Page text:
Every child has a strange old lady story. When I was a child, my peculiar older lady lived two houses away. She put on a lot of airs and was very snobbish. Her young granddaughter used to play with my younger sister, and she was so distant, she couldn’t even be close to her own granddaughter.
At the time, I didn’t understand that I was bearing witness to the residuals of disappointed dreams. My father, a trained opera singer, knew this older lady in her associations with The National Negro Opera Company headed by Madame Mary Cardwell Dawson (pictured here) founded in Pittsburgh, Pennsylvania. The lady had been a protégé of Madame Dawson’s and once was thought to be a very talented concert pianist who, ultimately didn’t go very far in the concert piano world because of her race and class. She ended up giving piano lessons in the public schools and made her contributions that way.
In the movie Black Nativity, they made repeated reference to Langston Hughes in his poem “Harlem” with the famous line of “What happens to a dream deferred?” In the case of a lot of African Americans, especially those who have been working to break down the color barriers of opera, there has been a lot of deferring to younger people and waiting for a better day.
Unfortunately, the older lady didn’t get very far. My father got a little further than she did and performed in some productions. The young singers now are going beyond his success. Still, it is slow going. I like to think of persevering pioneers like Madame Mary Cardwell Dawson as having great vision. She provided places for her singers to perform Carmen, Aida, Faust, La Traviata and other famous operas during the 1930’s, 1940’s, and 1950’s. The National Negro Opera Company was the first company allowed to perform at the Metropolitan Opera House. Madame Dawson saw herself as providing training for the future teachers of those who would come and sing famous opera roles in integrated circumstances. She gave voice lessons, recruited young singers from churches, formed choirs and went on tours with them to show what they could do. Her choirs, sometimes numbering in the hundreds, won prizes in the 1930’s. Her contributions were recognized in 1961 when President Kennedy named her to the National Music Committee. She died the next year and the company didn’t last long beyond her lifetime.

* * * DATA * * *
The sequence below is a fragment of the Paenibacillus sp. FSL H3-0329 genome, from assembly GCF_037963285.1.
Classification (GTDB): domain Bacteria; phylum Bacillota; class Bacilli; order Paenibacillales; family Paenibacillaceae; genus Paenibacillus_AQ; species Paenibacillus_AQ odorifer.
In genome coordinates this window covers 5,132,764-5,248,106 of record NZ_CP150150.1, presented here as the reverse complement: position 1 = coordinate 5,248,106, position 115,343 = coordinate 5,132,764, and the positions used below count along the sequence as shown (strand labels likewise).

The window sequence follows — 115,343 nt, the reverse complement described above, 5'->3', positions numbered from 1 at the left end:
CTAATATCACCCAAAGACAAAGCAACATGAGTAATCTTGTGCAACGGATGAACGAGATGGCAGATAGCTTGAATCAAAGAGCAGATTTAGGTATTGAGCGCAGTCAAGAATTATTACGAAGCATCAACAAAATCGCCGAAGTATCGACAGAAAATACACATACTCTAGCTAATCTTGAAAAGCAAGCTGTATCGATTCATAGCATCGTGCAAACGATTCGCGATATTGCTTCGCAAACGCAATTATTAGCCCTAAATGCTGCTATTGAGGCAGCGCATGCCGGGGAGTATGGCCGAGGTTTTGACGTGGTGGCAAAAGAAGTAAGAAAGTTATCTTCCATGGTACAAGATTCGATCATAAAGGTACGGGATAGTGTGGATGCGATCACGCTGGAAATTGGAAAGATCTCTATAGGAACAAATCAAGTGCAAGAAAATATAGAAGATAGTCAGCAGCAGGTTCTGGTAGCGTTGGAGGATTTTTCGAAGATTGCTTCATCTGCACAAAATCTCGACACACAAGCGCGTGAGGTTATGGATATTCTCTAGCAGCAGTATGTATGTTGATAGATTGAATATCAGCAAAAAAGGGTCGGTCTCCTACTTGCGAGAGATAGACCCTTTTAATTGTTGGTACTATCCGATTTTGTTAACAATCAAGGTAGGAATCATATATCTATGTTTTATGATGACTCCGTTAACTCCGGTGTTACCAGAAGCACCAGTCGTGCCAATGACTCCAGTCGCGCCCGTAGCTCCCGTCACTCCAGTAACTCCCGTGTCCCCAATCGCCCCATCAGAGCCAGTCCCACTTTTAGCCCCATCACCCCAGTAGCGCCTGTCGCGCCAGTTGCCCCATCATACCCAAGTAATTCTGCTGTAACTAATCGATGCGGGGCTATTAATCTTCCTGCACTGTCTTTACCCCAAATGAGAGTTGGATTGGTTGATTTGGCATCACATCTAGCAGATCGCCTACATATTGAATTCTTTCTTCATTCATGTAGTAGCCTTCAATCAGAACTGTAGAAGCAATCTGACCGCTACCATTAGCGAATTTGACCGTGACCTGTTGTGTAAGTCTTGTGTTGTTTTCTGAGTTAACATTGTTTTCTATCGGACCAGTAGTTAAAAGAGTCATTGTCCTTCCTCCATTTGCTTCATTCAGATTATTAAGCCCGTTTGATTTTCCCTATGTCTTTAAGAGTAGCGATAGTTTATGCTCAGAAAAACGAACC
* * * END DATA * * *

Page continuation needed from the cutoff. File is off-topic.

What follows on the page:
There are times when dreams may seem very far away. However, we must take comfort from those who came before us. They had very little chance of seeing their dreams come true, but still found another way to make a contribution. We must carry on with their work so that their sacrifices are not forgotten.